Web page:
“When Covid came along everyone had to work from home. Now, that’s changed again, and today people need to be able to work from anywhere. This is fuelling an uptick in VDI and Desktop as a Service in particular. In fact, it’s more than just VDI and DaaS – it’s about deploying the digital workspace of the future. When I am at home, in the office, in the coffee shop, I am going to connect to a cloud and get my desktop and applications from it. That is the way the world has gone.
“And on this new Digital workspace, I need more than just applications that allow me to input data into Excel. I need to have Microsoft Teams, I need to use Zoom, I need to access a diverse mix of business applications and productivity tools, many of which are delivered from the cloud and some of which require more than just a dumb terminal to access them.
“With increased mobile and hybrid working, people are seeing they need the same level of security and management that they have with a thin client on a mobile device. The best way to do this is to go to a Dell, an HP, a Lenovo and buy a laptop, but instead of putting Windows on it, to order a different SKU so it comes with IGEL OS on it. IGEL ultimately turns what would have been a Windows endpoint into a mobile endpoint running IGEL OS, with all the benefits you would have had if you were running a cheap as chips, no moving parts, thin client.”
IGEL, suggests Townsend, provides significant savings when it comes to endpoint management compared with the traditional approach used when managing Windows. With its read-only Linux-based operating system, it is inherently secure, easier to manage, cheaper to deploy and, in IGEL’s case, compatible with a large and expanding ecosystem of third party vendors.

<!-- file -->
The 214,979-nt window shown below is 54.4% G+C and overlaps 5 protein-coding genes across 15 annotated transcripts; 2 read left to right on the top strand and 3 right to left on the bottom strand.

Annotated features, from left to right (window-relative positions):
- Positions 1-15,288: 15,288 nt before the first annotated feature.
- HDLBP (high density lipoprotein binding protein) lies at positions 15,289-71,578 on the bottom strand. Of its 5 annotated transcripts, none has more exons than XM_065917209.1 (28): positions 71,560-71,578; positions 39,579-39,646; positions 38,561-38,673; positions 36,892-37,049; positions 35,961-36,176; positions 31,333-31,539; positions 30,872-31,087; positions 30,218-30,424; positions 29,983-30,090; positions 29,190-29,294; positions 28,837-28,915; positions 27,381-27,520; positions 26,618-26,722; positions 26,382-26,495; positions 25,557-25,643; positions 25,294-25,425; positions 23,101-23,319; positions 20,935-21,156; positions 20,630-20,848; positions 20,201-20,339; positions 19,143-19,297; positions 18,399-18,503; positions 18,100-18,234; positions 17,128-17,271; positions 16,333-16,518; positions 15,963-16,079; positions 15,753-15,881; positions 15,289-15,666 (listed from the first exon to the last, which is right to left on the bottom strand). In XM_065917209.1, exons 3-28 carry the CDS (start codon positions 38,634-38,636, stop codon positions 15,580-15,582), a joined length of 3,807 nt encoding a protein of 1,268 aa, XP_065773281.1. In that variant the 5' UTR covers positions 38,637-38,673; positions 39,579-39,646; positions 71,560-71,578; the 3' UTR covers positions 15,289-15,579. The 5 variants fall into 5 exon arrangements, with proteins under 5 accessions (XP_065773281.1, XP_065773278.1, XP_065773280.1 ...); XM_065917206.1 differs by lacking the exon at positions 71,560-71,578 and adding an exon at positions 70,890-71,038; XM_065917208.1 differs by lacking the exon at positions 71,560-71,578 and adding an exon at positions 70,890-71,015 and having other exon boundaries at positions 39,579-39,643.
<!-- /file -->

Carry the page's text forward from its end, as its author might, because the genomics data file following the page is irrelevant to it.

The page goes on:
Moreover, because it has a much smaller footprint than Windows and can be run on any x86 device, it enables organisations to extend the lifetime of existing devices by an extra 2 or 3 years beyond the point at which they would need to be replaced in a Windows environment, saving money, reducing e-waste and shrinking an organisation’s carbon footprint by around 40%.
“The disruptive take we are taking to market is that for 15, 20 years people have been buying laptops, putting Windows on them and sending them out to their employees. They have had to spend a huge amount of money on management, patching, securing those Windows devices and then, after two to three years, these Windows devices no longer perform; they get thrown in the bin, create e-waste and you have to move up to the next version of Windows and buy new hardware.
“What Microsoft is saying with Windows Virtual Desktop (WVD) is that Windows can live in the data centre; it can live in the cloud and, if it lives in the cloud, IT can secure, manage, and patch it significantly easier. If all my applications are in the cloud – Office 365, CRM, Zoom, Windows, Teams – the question is do I need Windows on the endpoint?
“Think about how your mobile phone works. Your mobile phone is a very consumer-like experience with a small number of very lightweight apps on it that spends its life talking to and sending queries up to the cloud. We are doing something very similar; IGEL is a very slim, very secure, easy to manage operating system that is purpose-built to consume things from the cloud.